Looking for Hip to Gable Loft Conversions in Croxley Green?
At CLG Conversions we provide a comprehensive package of loft conversion services including an all in one design and build package.
We can oversee every step of the process from planning and approval through to the construction and cater to the needs of you the client, so are happy to customise our services too.
A Hip to Gable Loft Conversion is suited to properties with a hipped roof. A hipped roof is a roof which has 3 sloping sides – front and back and side.
The most common type of loft conversion that we carry out are dormer loft conversions which provide good value for money and space, but there is a wide host of other options. View all types of loft conversions.
First of all, what is a Hip Roof?
A hip roof is slanted on all four sides. A highly desirable layout as it is the strongest and most durable of all roof types. The reason it’s the strongest type of roof is that it has 4 main support rafters (otherwise known as as hips). The four hips are positioned at a 45 degree angle and meet at the central ridge.
What is a Hip to Gable Loft Conversion
This is an ideal type of loft conversion for semi-detached and detached properties with hipped rooves. Like all loft conversions, it’s a brilliant way to improve the space in your property. Because of the way this loft conversion works, it isn’t possible to convert mid-terraced houses, as they don’t have a hip end roof. It could however, be possible for and end-terraced house or certain types of bungalow.
How does it work?
A hip to gable loft conversion replaces the sloping roof with a vertical wall known as a gable. This is how you gain that precious extra space to use for your particular needs.
So when we do this kind of loft conversion we extend the side roof section so instead of sloping inwards, it’s a vertical wall or a gable roof.
It is also possible to extend both the sloping sides of the hipped roof which essentially creates a double hip to gable loft conversion. Or if you really need to create the maximum amount of living space, you can combine a hip to gable conversion with a rear dormer window installed in the back of the roof. So if you’re looking for Hip to Gable Loft Conversions in Croxley Green, talk to us today 07977 812450.
Hip to gable dormer loft conversion
Adding a dormer to a hip to gable loft conversion is very popular because it can add a significant amount of additional living space in the loft. A dormer is a window which is set into the main roof and has a roof of its own which might be a variety of styles. Dormers windows can project from a small section of the roof or they can extend the whole length of the roof. This is why a dormer can be a good option for a loft conversion because it provides more usable space and height right to the edge of the loft.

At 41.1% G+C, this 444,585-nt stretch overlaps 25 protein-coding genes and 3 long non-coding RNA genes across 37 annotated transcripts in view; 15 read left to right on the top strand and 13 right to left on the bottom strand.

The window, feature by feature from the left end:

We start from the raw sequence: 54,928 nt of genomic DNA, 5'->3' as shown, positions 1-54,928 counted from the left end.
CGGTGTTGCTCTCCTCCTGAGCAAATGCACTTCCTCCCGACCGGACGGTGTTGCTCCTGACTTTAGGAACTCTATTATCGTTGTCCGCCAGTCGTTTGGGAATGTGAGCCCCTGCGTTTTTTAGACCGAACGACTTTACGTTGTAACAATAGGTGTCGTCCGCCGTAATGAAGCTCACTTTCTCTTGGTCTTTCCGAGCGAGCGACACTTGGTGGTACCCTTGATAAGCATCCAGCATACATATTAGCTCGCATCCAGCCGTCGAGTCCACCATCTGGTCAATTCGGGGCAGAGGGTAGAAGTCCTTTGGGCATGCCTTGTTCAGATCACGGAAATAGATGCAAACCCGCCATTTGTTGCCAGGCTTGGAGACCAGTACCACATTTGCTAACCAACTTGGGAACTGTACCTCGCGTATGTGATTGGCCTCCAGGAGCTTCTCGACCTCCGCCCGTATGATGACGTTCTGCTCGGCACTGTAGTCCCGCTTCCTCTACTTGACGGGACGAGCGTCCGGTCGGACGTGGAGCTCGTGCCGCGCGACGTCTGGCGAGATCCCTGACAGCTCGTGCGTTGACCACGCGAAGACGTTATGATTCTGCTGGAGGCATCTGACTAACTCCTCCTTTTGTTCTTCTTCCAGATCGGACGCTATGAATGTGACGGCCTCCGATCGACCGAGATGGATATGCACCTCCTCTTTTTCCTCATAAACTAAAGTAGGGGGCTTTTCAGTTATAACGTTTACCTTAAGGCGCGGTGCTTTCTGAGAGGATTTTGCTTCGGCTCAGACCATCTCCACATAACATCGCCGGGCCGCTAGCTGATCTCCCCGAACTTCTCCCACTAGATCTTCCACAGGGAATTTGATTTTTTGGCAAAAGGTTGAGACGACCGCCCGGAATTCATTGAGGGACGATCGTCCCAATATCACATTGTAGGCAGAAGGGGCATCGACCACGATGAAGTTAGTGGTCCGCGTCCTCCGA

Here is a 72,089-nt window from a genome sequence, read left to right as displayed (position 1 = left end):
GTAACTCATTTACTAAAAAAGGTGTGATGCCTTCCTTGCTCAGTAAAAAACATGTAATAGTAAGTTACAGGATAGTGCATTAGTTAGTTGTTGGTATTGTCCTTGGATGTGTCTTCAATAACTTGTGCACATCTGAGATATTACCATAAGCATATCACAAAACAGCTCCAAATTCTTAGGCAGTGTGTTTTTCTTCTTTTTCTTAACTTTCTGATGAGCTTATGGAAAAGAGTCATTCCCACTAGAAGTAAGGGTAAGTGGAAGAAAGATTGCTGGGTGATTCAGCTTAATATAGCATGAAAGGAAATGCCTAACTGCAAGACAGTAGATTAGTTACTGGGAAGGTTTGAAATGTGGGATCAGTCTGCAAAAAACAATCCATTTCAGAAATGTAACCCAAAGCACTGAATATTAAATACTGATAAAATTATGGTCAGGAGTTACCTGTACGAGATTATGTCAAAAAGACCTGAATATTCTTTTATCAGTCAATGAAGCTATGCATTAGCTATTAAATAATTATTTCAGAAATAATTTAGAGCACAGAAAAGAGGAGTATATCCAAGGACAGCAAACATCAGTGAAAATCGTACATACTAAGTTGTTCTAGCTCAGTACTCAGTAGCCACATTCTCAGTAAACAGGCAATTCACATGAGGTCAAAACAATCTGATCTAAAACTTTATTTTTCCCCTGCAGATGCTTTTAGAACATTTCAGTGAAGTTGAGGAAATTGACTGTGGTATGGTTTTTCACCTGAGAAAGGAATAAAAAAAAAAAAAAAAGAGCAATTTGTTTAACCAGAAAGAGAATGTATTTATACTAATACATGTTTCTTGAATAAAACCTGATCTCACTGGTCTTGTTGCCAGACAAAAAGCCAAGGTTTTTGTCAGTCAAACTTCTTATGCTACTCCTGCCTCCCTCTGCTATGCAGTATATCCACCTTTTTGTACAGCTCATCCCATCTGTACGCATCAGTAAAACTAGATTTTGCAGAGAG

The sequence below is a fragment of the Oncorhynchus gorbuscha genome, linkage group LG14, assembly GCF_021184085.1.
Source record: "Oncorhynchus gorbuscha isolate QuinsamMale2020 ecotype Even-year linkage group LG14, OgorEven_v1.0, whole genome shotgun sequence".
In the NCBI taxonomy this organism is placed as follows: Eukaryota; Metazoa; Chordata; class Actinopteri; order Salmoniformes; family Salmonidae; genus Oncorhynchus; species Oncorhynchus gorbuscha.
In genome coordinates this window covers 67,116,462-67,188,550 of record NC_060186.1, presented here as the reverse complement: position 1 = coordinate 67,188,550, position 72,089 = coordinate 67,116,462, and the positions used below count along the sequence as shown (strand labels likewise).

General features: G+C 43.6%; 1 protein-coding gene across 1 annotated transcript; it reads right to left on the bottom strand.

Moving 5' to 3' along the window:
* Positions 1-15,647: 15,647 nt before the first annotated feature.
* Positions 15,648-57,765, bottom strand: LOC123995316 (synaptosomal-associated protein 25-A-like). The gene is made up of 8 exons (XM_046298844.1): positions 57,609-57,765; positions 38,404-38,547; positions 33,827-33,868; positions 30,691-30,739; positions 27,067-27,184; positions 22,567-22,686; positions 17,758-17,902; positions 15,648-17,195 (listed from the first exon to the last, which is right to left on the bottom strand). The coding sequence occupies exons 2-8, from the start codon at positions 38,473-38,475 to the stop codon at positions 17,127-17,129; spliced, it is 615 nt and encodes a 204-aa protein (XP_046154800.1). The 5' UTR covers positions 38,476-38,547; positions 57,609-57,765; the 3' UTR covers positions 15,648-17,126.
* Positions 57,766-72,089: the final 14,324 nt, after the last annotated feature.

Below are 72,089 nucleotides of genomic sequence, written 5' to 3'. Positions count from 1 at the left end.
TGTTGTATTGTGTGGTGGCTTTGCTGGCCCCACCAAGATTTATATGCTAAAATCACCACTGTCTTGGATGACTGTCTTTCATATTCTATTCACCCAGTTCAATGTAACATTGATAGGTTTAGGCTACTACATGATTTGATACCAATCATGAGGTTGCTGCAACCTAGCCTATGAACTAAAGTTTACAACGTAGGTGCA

There are so many uses for the extra space a loft conversion will create. However you use it, we can help you achieve a space which you will enjoy. We can suggest lots of design techniques which will improve the look and feel of your new living space. Light wells and mad to measure storage areas can make all the difference.
Do you need planning permission for a hip-to-gable loft conversion?
Does a hip to gable loft conversions class as permitted development?
Most hip-to-gable loft conversions will come within permitted development rules and so will not require full planning permission. Of course, if your property is a listed building or in a conservation area, it is possible that there may be some planning restrictions and you may have to apply for full planning permission. We always advise you to contact your local authority to be absolutely sure before we begin building work. Once we have completed the loft conversion, it will require building regulations approval.
If Hip and Gable Loft Conversion is the right choice for you – contact us today for a free site survey.
Things to consider
There are several factors you need to consider if you are thinking of choosing a hip to gable loft extension. Check the height of your loft at the moment. If the current head height is too low, less than 2.3 metres, it will not be allowed under current building regulations.
You should consider how you will access your new living space. The best option is a full staircase but this wil need to be checked to make sure that there is the space available for the staircase to be positioned in a way that will make the most of the loft area and the floor below. architect needs to ensure that there is enough space to position it in a way that will make the most of the loft and the floor below.
Before you start you will need to decide what you are going to use your new iving space for. Whether it be a master bedroom with en suite, on office or a gym area. Certain standard will need to be taken into account for it to be designagted as habitable space. If you want advice on this or anything else – contact us today for a free site survey.